If you want to be a better project manager, the answer is that neither certification is good enough!
In 2011, Starkweather and Stevenson compared PMP certified project managers and uncertified project managers in North America. They found “there was no difference in project success rates”. Cantania et al (2013) found the same thing two years later and Joseph and Marnewick found the same thing in South Africa in 2018.
There are some studies that support the value of PMP and PRINCE2 certifications but they are mainly published by the certifying organisations themselves. The value seems to be in having a standardised process, or a common language, but their evidence does not suggest higher project success rates are realised through the available certifications. Thomas and Mullaly (2008) conducted research sponsored by the highly influential Project Management Institute (PMI) and could not find any compelling evidence that project management added value. The best they could find was that “value was in the eye of the beholder”.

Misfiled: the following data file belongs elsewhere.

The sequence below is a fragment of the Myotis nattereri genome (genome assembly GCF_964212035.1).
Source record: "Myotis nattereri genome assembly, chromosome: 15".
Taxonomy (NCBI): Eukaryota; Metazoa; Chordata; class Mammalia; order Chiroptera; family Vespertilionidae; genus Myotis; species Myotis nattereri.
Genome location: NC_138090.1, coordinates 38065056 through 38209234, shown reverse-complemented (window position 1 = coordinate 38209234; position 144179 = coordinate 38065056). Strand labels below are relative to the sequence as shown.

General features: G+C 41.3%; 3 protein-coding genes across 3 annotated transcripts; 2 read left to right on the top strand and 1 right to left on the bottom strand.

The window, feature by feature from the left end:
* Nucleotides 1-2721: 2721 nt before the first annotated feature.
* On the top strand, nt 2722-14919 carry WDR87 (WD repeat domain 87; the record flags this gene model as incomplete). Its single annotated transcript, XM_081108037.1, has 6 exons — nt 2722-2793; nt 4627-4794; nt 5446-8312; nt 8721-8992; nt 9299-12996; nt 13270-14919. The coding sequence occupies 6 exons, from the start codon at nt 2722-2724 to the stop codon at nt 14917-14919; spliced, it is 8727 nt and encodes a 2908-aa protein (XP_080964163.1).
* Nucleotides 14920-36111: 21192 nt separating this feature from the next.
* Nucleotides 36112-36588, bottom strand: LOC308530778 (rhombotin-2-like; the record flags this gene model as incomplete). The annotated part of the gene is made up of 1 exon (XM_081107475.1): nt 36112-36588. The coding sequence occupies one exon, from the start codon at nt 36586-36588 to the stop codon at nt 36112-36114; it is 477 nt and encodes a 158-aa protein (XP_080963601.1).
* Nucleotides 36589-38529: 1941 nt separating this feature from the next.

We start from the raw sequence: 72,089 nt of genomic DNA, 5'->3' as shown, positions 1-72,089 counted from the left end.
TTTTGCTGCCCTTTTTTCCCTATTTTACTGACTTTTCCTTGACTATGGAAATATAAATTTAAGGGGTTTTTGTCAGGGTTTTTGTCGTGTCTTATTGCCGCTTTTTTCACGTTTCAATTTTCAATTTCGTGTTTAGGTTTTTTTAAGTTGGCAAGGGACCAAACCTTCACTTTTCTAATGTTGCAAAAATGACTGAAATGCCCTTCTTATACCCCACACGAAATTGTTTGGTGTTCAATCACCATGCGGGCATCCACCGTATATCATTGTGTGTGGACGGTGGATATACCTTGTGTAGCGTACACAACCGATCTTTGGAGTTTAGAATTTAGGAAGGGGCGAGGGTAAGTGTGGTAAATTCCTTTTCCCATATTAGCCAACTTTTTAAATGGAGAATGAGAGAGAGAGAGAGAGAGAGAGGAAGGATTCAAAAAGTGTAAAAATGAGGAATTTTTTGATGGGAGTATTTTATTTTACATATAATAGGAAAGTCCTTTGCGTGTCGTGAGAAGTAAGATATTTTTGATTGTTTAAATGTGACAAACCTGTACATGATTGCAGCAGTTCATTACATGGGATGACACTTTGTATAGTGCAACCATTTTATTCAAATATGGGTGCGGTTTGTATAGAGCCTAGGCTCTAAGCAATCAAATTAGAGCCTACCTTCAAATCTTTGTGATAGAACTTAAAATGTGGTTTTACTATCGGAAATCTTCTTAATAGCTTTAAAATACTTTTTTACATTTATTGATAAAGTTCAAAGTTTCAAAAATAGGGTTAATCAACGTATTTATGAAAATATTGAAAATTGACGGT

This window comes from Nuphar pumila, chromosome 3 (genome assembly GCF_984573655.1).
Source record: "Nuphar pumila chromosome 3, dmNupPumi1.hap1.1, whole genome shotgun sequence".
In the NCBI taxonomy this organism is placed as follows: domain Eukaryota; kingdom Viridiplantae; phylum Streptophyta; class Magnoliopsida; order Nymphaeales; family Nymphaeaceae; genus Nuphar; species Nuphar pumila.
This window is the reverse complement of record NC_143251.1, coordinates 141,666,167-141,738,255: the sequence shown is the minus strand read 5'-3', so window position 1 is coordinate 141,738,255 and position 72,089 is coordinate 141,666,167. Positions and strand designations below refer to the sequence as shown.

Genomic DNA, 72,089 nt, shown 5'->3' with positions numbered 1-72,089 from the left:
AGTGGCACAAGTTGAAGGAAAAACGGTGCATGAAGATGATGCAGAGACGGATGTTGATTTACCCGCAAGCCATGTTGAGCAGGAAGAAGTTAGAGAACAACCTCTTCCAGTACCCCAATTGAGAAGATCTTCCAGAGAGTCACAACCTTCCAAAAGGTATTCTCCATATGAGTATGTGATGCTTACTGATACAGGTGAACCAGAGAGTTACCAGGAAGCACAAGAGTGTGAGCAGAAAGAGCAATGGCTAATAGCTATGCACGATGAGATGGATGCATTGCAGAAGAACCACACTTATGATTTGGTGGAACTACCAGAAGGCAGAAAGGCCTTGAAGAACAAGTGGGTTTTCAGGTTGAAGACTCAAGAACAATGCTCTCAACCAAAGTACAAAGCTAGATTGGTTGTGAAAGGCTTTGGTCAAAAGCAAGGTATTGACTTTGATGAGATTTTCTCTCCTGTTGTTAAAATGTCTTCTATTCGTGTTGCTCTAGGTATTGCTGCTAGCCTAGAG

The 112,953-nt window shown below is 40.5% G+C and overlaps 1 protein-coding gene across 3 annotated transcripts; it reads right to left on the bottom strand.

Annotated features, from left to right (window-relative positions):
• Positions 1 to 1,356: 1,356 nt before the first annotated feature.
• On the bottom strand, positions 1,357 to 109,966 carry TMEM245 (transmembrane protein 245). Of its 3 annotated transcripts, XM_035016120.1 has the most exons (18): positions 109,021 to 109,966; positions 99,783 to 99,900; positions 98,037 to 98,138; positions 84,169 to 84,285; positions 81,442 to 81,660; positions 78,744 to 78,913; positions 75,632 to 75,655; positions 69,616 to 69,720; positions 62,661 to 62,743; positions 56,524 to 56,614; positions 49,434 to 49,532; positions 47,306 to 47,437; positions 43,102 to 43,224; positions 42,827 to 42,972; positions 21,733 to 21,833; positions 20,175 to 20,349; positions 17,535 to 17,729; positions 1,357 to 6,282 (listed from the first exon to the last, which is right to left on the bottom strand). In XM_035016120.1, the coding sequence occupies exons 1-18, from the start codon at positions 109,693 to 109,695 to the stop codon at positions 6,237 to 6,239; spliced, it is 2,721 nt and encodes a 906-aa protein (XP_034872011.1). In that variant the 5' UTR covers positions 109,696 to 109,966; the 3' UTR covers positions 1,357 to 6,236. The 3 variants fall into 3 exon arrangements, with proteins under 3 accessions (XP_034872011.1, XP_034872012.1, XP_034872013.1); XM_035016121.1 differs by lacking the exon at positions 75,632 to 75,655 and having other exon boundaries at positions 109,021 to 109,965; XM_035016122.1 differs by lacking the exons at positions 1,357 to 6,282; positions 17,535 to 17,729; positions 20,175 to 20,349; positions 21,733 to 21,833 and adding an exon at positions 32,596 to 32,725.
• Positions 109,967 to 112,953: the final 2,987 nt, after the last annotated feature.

We believe the reason technical knowledge based certifications like PMP and PRINCE2 do not lead to higher project success rates is because they do not evaluate people and organisation skills which are more important than technical skills. We are currently conducting research to see if competency based certifications like IPMA lead to better results. We are also investigating whether people with higher levels of people and organisation skills have higher success rates irrespective of their qualifications. Interested? Click here to share your experience in our survey.
Of course if you want PMP certification to get shortlisted for a job, then go for it. Our advice however, don’t pay too much for it. The cheapest course possible is probably the best for you … maybe go online and get some kind of guarantee that you will pass the exam.